I suppose we were spoiled with last month’s BLS Employment Situation Report, which revealed better-than-anticipated job growth in October and, perhaps, gave us hope that we could expect a similar outcome in November. I mean, is triple-digit job growth two months in a row really too much to ask?
Apparently it is. If you haven’t yet seen today’s release of November’s job numbers, let me save you the trouble: They suck.
Okay, maybe they don’t suck suck (remember this time two years ago? Those numbers sucked…), but the economy definitely lost momentum in the past month. By a lot. After adding a whopping 172,000 jobs in October, the economy only added a fraction of that number in November: 39,000 new jobs, to be exact.
Not only did this figure fall short of the 150,000 added jobs economists predicted, but it also fell short of the 120,000 jobs needed to keep the unemployment rate steady, which explains why it rose to 9.8 percent (up from 9.6 percent in October).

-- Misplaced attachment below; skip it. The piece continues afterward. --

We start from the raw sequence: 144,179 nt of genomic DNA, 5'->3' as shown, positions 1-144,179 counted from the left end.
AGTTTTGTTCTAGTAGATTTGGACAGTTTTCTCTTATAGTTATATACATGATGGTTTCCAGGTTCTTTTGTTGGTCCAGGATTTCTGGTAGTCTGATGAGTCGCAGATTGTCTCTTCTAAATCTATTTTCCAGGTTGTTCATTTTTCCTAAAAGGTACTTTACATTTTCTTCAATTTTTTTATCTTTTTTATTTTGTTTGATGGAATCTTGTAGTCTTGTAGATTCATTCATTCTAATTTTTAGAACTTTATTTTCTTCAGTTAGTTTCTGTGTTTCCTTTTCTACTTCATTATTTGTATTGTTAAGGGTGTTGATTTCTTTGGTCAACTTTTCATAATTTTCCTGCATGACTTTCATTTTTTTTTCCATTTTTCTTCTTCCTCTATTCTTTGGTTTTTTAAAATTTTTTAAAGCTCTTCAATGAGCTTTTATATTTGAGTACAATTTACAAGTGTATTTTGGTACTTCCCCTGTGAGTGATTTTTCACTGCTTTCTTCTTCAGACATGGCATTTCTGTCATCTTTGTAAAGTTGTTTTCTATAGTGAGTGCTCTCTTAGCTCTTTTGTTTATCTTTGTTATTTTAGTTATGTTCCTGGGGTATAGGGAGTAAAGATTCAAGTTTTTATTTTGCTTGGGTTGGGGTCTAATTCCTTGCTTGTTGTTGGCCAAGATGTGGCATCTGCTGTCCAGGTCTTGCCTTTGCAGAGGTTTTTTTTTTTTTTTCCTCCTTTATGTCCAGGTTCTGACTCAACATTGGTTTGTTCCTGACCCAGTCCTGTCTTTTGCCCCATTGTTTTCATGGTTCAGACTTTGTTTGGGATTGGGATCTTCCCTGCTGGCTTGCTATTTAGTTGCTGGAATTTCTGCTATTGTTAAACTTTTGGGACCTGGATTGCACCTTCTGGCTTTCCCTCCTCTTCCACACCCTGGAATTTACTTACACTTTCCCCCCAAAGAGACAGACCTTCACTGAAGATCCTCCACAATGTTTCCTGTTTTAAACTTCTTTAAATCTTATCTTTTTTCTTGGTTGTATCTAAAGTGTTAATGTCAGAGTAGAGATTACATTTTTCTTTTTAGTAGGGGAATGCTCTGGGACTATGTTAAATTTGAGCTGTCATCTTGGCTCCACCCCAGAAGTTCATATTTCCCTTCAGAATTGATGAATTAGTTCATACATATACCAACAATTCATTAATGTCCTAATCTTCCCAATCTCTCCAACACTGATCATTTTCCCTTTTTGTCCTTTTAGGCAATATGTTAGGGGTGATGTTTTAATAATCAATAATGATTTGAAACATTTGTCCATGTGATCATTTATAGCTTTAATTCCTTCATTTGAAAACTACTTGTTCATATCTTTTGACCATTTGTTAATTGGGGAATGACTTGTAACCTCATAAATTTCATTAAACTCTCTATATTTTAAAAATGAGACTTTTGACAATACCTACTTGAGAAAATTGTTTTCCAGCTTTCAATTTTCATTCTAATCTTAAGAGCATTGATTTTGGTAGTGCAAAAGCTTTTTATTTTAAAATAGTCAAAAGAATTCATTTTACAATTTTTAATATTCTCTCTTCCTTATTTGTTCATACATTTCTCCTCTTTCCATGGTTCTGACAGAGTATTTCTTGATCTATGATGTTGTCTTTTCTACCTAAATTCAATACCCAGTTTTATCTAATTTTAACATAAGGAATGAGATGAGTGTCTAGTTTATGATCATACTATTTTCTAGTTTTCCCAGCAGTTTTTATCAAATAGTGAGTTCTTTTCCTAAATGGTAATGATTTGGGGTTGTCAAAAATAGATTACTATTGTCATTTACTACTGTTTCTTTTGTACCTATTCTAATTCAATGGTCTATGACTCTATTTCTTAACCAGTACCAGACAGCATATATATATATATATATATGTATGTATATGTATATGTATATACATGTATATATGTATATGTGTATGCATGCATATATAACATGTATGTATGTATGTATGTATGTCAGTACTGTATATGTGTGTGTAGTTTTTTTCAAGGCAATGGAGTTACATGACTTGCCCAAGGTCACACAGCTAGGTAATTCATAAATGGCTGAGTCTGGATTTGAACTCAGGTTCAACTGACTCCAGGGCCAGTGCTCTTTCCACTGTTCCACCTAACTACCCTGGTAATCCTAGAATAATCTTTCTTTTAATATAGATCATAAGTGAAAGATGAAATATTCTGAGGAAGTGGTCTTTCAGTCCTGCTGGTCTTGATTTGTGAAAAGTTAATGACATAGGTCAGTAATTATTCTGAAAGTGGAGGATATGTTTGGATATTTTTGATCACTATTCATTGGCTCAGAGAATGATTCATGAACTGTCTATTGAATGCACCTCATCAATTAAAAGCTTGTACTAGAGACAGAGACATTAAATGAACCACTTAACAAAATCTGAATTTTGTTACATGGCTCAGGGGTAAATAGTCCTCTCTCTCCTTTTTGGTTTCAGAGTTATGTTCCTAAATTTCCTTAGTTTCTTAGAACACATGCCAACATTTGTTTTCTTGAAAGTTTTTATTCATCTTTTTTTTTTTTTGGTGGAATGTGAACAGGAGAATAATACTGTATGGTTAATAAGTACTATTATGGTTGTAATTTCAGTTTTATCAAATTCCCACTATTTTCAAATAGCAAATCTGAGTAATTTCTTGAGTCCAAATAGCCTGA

Some more findings from the report:
- Private employers added 50,000 jobs, the smallest gain since January.
- 15.1 million people were out of work in November
- The number of underemployed (people working part-time who would prefer full-time jobs and those who have given up looking for work) was 17 percent.
- Job losses included retailers with 28,100 job cuts; factories with 13,000; financial firms with 9,000; and construction companies with 5,000. The public sector eliminated 11,000 positions, mostly reflecting cuts from local governments.
Just because the economy lost momentum doesn’t mean you should, too…
While this month’s report is certainly disappointing, keep in mind that the unemployment rate is a lagging indicator, and that job growth typically slows in November. What’s more, financial research firm Baird released a statement today indicating confidence that these numbers would be revised and that findings from other reports “point to an improvement in the macro economy and in employment.”
In other words: don’t let these findings slow your job search momentum. Stay focused on improving your skills, marketing yourself, and keep a particular eye on the industries and companies that are actively hiring.
The best chances for employment are in the health care industry, which added 19,000 jobs last month, and the mining sector, which added 6,000 jobs. In addition to these industries, job seekers looking for full-time work should consider applying for temporary jobs, of which the economy added 40,000 in November, and which can also often lead to full-time positions.
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